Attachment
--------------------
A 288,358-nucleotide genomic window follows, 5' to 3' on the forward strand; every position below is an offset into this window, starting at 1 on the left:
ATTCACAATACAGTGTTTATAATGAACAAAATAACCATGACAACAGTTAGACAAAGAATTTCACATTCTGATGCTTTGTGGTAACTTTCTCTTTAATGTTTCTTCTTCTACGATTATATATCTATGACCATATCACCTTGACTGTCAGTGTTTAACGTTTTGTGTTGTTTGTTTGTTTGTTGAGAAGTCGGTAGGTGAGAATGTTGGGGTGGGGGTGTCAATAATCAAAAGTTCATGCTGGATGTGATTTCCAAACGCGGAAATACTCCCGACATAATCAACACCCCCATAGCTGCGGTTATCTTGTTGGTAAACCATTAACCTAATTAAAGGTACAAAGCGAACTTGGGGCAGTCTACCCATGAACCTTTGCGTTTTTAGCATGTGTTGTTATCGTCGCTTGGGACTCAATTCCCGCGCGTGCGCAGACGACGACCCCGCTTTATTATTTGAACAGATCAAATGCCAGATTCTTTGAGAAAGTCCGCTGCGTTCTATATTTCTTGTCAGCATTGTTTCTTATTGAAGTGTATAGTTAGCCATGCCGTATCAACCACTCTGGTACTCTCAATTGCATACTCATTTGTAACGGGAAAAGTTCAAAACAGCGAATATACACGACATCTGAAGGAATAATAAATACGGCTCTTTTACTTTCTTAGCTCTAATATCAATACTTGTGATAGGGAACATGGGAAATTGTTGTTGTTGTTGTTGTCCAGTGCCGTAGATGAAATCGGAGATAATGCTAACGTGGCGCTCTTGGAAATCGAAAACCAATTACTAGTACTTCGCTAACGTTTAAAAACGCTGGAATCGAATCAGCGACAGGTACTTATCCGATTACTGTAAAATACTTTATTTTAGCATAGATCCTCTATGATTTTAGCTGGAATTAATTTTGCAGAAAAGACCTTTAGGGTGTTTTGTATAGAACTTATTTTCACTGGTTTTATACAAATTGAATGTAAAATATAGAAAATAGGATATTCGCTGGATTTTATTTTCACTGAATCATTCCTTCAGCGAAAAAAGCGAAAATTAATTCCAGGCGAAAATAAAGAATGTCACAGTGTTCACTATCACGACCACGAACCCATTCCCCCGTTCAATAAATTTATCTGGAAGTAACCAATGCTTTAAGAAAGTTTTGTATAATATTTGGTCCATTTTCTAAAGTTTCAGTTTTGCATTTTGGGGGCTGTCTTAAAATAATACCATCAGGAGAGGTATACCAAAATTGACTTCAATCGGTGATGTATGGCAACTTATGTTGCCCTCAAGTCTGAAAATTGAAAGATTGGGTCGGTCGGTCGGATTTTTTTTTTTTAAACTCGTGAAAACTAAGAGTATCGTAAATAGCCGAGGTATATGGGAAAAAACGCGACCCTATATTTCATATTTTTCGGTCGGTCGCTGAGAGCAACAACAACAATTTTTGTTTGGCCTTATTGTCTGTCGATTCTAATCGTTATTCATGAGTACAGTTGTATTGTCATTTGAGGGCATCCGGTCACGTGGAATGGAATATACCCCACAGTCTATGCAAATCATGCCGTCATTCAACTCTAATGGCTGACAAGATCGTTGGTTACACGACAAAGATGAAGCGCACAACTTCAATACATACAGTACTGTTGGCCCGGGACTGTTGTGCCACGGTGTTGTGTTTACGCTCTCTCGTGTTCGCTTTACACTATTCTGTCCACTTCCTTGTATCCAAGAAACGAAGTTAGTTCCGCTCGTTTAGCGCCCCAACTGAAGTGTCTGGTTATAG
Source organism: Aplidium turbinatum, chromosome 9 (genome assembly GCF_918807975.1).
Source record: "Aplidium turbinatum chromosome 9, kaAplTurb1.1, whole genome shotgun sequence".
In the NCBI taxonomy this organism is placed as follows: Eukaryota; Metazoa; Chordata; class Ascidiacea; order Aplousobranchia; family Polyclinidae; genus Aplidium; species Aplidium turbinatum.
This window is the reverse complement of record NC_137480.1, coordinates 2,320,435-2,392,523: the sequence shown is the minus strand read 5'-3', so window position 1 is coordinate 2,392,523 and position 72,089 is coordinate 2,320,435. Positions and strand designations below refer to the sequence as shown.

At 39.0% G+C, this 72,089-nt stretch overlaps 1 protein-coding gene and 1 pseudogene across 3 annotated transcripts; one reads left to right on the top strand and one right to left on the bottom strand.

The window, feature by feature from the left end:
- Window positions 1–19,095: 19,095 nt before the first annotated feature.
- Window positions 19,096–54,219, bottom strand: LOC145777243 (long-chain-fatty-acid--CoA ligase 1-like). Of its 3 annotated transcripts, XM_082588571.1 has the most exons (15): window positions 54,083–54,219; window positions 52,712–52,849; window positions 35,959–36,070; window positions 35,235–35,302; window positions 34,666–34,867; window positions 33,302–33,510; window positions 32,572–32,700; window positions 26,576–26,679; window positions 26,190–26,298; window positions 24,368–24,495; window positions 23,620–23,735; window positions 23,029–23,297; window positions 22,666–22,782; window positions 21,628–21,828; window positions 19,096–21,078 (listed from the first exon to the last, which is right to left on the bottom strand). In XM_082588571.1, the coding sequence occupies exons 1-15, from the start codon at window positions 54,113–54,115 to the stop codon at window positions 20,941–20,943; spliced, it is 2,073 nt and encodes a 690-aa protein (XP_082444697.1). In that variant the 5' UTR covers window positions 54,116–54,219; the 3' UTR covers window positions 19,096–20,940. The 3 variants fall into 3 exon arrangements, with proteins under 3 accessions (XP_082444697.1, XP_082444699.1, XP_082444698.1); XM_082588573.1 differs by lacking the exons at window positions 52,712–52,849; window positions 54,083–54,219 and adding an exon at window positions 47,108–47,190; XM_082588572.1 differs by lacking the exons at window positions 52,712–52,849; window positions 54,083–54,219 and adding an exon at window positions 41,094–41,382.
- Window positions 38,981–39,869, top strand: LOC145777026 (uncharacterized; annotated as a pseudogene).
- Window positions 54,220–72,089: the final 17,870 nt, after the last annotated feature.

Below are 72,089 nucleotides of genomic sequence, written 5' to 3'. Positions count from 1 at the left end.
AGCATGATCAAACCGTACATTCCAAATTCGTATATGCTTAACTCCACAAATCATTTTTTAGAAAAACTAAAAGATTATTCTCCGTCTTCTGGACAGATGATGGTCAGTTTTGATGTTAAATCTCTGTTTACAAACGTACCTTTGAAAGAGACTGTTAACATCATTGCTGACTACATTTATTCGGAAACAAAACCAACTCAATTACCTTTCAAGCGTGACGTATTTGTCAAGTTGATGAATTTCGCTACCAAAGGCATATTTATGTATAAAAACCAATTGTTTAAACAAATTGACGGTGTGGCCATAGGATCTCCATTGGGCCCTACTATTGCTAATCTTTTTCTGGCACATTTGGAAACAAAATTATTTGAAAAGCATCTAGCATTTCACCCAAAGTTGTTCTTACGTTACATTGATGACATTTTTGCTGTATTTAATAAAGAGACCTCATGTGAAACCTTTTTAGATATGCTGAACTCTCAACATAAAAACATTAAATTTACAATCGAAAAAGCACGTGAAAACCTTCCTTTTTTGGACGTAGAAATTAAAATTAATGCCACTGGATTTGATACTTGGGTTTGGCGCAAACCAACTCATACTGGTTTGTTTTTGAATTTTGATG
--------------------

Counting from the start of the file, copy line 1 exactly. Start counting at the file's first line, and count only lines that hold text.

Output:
A 288,358-nucleotide genomic window follows, 5' to 3' on the forward strand; every position below is an offset into this window, starting at 1 on the left: